A colonial-era home in New Hampshire that survived the Oyster River Massacre of 1694 has been unearthed by researchers in an effort to learn more about this period of American history.
Pre-Revolutionary War colonial history is often overlooked. You learn about the Pilgrims who came to America on the Mayflower, perhaps a little about Jamestown, and then it’s straight to the War for Independence and the founding of our nation.
To some, there’s enough knowledge of this era in history, but others understandably feel otherwise. After all, not a lot has survived from the 1600s, unlike the 1700s.
We know the Salem Witchcraft Trials occurred in 1692, but few structures from Old Town Salem still exist. Aside from a few markers and gravestones, you wouldn’t know the hangings even happened.
In New Hampshire, a simple marker sits at the spot of the old Durham settlement that colonists abandoned after Native Americans attacked and massacred more the 100 people and burned down half the structures.
A new Durham was founded nearby and the old one almost forgotten. But amateur archaeologist Craig Brown refused to let the settlement pass into history.
He led the first volunteer dig at the site in an effort to find artifacts giving the researchers clues about the settlement. They found clay pipe stems, pipe bowls and pieces of domestic dishes on the very first survey, resulting in further study.
According to SeaCoastNH:
Oyster River was originally one of three Dover settlements that also included Hilton Point and the current town center. Besides the ferry landing, the Oyster River location was ideal for a local sawmill, for fishing and for felling timber and salt marsh farming. A 1667 map shows the location of a number of buildings in a riverside area with a population that may have peaked at 300 settlers before the devastating 1694 Indian raid. The frontier village was difficult to defend and far from the safety of seacoast forts.
Life for early colonists was fraught with danger as they were literally encroaching on Native American territory. At some point, various tribes became frustrated with broken treaties and took out their frustrations in the form of the fiery and bloody massacre in 1694.
Brown spoke about the massacre with the publication.
The Oyster River “massacre”, he says, was planned and executed with military precision. Native Americans were fighting back against colonists who had broken treaties, destroyed their farming and hunting grounds, stolen their lands and extorted control over natives who had lived in the region for thousands of years. The Indians, Brown says, were not simply attacking British settlers under the command of French forces.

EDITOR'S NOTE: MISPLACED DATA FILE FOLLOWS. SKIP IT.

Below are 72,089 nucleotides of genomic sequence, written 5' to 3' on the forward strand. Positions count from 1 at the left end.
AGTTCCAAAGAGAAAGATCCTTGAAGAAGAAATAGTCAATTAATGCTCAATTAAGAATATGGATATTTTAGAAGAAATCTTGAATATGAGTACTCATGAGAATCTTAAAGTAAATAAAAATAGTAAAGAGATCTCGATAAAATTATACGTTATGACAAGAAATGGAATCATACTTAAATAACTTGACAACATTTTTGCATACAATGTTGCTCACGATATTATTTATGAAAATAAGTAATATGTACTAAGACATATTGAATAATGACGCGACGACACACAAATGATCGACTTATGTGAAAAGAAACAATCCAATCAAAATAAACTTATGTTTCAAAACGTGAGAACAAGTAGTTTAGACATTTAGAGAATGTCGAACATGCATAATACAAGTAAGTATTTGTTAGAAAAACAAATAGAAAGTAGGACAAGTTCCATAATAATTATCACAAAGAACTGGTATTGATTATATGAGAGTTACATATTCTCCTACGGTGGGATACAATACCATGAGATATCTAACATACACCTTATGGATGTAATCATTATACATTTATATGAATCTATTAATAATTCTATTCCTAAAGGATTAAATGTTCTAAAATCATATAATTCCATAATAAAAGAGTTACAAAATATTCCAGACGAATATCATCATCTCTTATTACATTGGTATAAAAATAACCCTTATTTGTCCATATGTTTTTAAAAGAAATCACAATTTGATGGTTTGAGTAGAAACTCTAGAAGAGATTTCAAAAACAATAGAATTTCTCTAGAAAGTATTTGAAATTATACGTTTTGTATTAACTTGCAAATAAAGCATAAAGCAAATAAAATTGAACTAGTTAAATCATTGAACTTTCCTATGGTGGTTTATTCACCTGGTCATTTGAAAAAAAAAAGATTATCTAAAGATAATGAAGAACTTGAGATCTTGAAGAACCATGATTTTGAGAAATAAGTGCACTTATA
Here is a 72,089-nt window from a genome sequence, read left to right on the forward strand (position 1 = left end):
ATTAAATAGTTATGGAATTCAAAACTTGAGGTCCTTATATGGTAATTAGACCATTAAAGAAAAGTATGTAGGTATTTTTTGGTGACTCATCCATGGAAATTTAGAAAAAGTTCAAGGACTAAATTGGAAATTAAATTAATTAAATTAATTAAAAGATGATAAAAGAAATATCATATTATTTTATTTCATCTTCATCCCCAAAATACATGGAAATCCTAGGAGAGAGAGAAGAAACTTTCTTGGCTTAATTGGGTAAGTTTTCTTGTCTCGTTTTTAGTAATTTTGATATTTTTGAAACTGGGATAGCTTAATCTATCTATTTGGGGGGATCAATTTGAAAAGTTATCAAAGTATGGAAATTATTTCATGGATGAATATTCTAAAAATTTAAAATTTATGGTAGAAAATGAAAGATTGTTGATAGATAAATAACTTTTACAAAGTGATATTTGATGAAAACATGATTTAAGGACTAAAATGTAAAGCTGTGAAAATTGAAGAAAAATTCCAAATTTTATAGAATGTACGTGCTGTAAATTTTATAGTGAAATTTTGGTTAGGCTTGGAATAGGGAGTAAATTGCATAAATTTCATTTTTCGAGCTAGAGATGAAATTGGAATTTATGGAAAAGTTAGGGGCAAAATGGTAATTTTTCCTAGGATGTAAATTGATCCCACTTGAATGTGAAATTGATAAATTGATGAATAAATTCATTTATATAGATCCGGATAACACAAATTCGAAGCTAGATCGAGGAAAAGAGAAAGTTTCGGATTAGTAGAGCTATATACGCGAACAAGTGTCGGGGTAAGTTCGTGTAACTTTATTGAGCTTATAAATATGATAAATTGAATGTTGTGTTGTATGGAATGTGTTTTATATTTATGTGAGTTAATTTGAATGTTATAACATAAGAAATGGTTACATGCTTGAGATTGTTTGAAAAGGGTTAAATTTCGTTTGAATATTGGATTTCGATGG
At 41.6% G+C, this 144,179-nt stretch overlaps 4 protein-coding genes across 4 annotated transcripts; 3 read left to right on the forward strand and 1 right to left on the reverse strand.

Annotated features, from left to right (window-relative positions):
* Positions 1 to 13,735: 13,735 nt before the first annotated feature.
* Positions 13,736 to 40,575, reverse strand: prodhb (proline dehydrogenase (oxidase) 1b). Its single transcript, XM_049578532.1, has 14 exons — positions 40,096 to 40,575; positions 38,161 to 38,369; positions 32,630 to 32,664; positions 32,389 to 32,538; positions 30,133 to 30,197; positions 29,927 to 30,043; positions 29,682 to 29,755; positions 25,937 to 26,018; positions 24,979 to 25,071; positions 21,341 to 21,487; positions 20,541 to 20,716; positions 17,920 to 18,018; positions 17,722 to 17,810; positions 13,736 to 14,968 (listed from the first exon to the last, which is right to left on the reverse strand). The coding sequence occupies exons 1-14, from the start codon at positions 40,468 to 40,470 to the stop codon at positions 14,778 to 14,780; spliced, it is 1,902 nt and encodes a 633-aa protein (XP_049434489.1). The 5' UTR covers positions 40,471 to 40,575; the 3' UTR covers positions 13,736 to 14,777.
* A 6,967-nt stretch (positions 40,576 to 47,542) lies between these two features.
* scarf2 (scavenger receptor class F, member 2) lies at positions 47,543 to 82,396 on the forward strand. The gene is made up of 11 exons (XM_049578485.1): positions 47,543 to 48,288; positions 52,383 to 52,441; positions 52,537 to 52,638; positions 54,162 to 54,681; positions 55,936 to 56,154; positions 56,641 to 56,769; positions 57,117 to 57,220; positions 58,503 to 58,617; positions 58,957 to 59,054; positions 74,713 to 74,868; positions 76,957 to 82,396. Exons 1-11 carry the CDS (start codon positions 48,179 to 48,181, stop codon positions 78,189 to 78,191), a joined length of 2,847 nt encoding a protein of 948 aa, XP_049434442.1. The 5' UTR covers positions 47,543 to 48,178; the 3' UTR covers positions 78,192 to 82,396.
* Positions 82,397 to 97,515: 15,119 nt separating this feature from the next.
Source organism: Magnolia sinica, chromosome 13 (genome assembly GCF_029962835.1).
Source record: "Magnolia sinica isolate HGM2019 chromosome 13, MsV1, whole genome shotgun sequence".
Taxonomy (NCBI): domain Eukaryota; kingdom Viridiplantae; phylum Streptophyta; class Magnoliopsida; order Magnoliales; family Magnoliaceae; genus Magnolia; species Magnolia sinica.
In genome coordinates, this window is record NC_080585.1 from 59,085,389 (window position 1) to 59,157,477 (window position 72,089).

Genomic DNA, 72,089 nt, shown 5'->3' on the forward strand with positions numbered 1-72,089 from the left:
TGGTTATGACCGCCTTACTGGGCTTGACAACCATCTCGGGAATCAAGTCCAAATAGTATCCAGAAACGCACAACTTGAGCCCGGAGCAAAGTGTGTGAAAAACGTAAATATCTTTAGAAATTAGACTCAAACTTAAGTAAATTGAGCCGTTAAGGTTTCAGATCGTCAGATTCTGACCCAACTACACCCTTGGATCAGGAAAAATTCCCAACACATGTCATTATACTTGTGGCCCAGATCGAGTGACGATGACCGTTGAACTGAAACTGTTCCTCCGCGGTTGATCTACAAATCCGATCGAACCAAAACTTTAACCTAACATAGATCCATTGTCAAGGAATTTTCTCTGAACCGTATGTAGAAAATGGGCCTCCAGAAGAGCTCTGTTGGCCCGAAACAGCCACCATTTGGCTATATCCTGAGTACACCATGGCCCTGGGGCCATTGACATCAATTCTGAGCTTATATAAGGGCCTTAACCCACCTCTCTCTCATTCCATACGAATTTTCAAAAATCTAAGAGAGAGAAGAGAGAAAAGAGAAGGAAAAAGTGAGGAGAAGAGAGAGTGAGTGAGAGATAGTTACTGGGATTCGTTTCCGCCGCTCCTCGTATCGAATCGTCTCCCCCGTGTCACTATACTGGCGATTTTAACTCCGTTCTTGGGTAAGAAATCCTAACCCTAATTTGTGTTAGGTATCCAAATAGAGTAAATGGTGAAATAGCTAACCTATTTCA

“The Indians were not just sitting around the campfire saying — let’s go kill the Anglos,” Brown says. “The Native people were intelligent. They had a legitimate beef. They tried negotiating and even taking their complaints through the English courts. Warfare was their last course of action.”
Indeed, so a French soldier led 250 Native Americans during what is known as King William’s War.
Shedding further light into the Oyster River Massacre is the excavation of a house that once belonged to Robert Burnham, who had dealings with the Native Americans in the area. He died prior to the massacre, but his home may have been spared out of respect.
We know the home was spared because there’s no sign it was burned down. Most likely, it either fell down is disrepair and became buried in the ground over time or was torn down.
Either way, excavations at the home revealed more clues, including a button found by Jordan Fansler and Caroline Aubry.
“The trowel, when it hits something metal like that, it’s different, you can tell,” Fansler said of the find. “You can hear it and I sort of picked it out and looked at it and it just happened to be a full button, which is a little bit different. Usually, you hit something and it is part of a nail, or a brick, or something like that.”
“When we find something that really puts personhood onto the site like a button like this, it’s really cool,” Aubry added.
— UNH COLA (@UNHCOLA) June 13, 2019
The team, led by Dr. Meghan Howey of the University of New Hampshire, also found a “piece of Westerwald ceramic and some British gunflint,” excellent examples of human settlement at the time.
— Kimberley Haas (@KimberleyHaas) June 12, 2019
Howey observed that the Burnham home didn’t just get lucky. Burnham worked with Native Americans and owned several Native American artifacts that have been recovered at the site.
“It’s a cool case of archaeology kind of rewriting the history,” Howey said. “It wasn’t just luck, it was probably purposeful that they were passed up when all of their neighbors were killed.”
Understanding more about relations between Native Americans and colonists in the past can help us today as conflicts, though not violent, between our two culture continue to this day. The digs have inspired renewed interest in 1600s history in New Hampshire and excavations at other sites have been started because of the Oyster River project. More light is being shed on an era shrouded in mystery so that gaps in current history books can be filled. The more we find, the more we will know.
At an archaeological site in Durham, historian Diane Fiske shows how they sift the dirt. Crews found a metal button, Westerwald ceramic, British gun flint and this bone today at the home of one of New Hampshire’s earliest settlers. pic.twitter.com/A5SV07JRMe
— Kimberley Haas (@KimberleyHaas) June 12, 2019
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